October 27, 2020 — Mulan is one of the most famous Chinese heroines in history — and she has entered the spotlight once again. Disney’s latest adaptation released in March 2020 and largely stood as a remake of their earlier 1998 animated film (though with some major differences). Despite her status as a legendary figure, what greeted the heroine was not widespread admiration and applause in her home country, but instead controversy and criticism.

Mulan originates from a folk song composed in the Northern Wei Dynasty (386-535 CE), known as Ballad of Mulan. Even now, it is still found in Chinese high school textbooks, to be recited by generation after generation. Hence, for Chinese people, Mulan is iconic because of her long history in their culture, and not because of any film, as someone elsewhere might say. Whereas those in the West think of Mulan as an animated character, in China she is mostly depicted from Ballad of Mulan.

In spite of the mysticism commonly found in oriental tales from the time, Ballad of Mulan was written in a more realistic, grounded style. In this way, it had more in common with legends and poems found in the West, like Beowulf or Nibelungenlied. Stories concerning gods and spirits, like Journey to the West, The Legend of Deification, and Ghost Romance differ from Ballad of Mulan in this way.

Mulan’s story was simple —  when China recruited soldiers to fight against the enemies from the Eurasian steppe in the north, an ordinary girl joined the army in place of her father. She defeated her enemies and found honor, and finally returned to her hometown and restored her traditional female identity. No witches or phoenixes, like you would find in the latest film. Just one girl, who when the time called, fought alongside and equal to men in order to defend her homeland.

Disney’s original 1998 adaptation of this legendary tale presented a magnificent view of the ancient Chinese world and traditional Chinese beliefs. First and foremost, Chi (life energy, a force or aura known natively as Qi) fills Mulan with loyalty, brave, and honesty. In order to manifest her feminine characteristics in her daily life, and hide her identity in the army, Mulan has to suppress her strong Chi.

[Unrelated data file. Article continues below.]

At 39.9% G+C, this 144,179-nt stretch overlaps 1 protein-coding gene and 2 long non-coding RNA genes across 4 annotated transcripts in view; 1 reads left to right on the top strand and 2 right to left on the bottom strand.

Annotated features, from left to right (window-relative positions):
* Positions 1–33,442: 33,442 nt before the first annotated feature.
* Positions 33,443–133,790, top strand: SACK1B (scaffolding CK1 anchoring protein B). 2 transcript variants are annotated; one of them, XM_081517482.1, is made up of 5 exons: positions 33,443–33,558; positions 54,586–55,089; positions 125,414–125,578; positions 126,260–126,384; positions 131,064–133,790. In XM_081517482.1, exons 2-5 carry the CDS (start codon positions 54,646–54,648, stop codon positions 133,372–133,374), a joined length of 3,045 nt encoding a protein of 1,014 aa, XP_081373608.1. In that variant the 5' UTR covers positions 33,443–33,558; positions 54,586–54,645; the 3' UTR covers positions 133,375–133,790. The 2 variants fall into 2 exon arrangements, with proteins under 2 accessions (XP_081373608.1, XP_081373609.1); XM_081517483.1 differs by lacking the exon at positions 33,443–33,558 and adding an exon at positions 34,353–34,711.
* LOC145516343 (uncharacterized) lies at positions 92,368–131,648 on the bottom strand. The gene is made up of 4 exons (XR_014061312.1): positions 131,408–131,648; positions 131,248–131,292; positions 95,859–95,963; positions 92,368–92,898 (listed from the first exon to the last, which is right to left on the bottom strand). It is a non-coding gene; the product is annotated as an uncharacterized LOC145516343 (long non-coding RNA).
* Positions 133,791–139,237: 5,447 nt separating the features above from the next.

Chi, “mystery upon mystery” (as described in the 600s BCE text Tao Te Ching, by Tao Tzu), is common terminology in Qigong and Chinese Kung-fu, describing the circulation of energy inside the human body to transmit strength. From the perspective of ordinary people, Chi is like a mystical aura, and difficult to describe. In the film, to the ordinary non-native person, it is a more common perspective that Mulan is just restraining her talents and strength. The idea of Chi and any sort of life energy surrounding Mulan and being part of this is less considered outside of the film’s Chinese audience.

However, oriental mysticism is fundamental to Mulan’s tale, even if the average person may not see it. One example lies in the climax of the story, where the Chinese emperor wears a black crown, almost like the hats worn by the ancient Taoist priests. Many ancient emperors sought immortality from the Taoist alchemy, and it is likely this character would have followed suit. However, though he had mastered some martial arts, this was not enough; he was too weak and ultimately needed to be saved by our heroine, who possessed stronger Chi.

Most in the West are unfamiliar with the concept of Chi and other deep aspects of Chinese mythology. It makes sense, then, that much Western criticism of the 2020 remake lies elsewhere. Various controversies have surrounded it, like one of the stars’ comments on the Hong Kong protests, and the film’s erasure of the historical role of the Han Chinese. Mostly though, people just do not think it is particularly good. Even beforehand, this was to be expected concerning Disney’s recent remakes, like The Lion King, which was not received overly well. Many in the West were not expecting anything special from Mulan either.

In China, however, Mulan’s importance and ties to Chinese history and mythology make any remake of it arguably more important than the average movie. Whereas the 1998 original film was accurate to and conveyed much of traditional Chinese culture, the 2020 remake, however, does not accurately reflect it, and even depicts events that completely contradict it — something that is much more of an issue for Chinese audiences.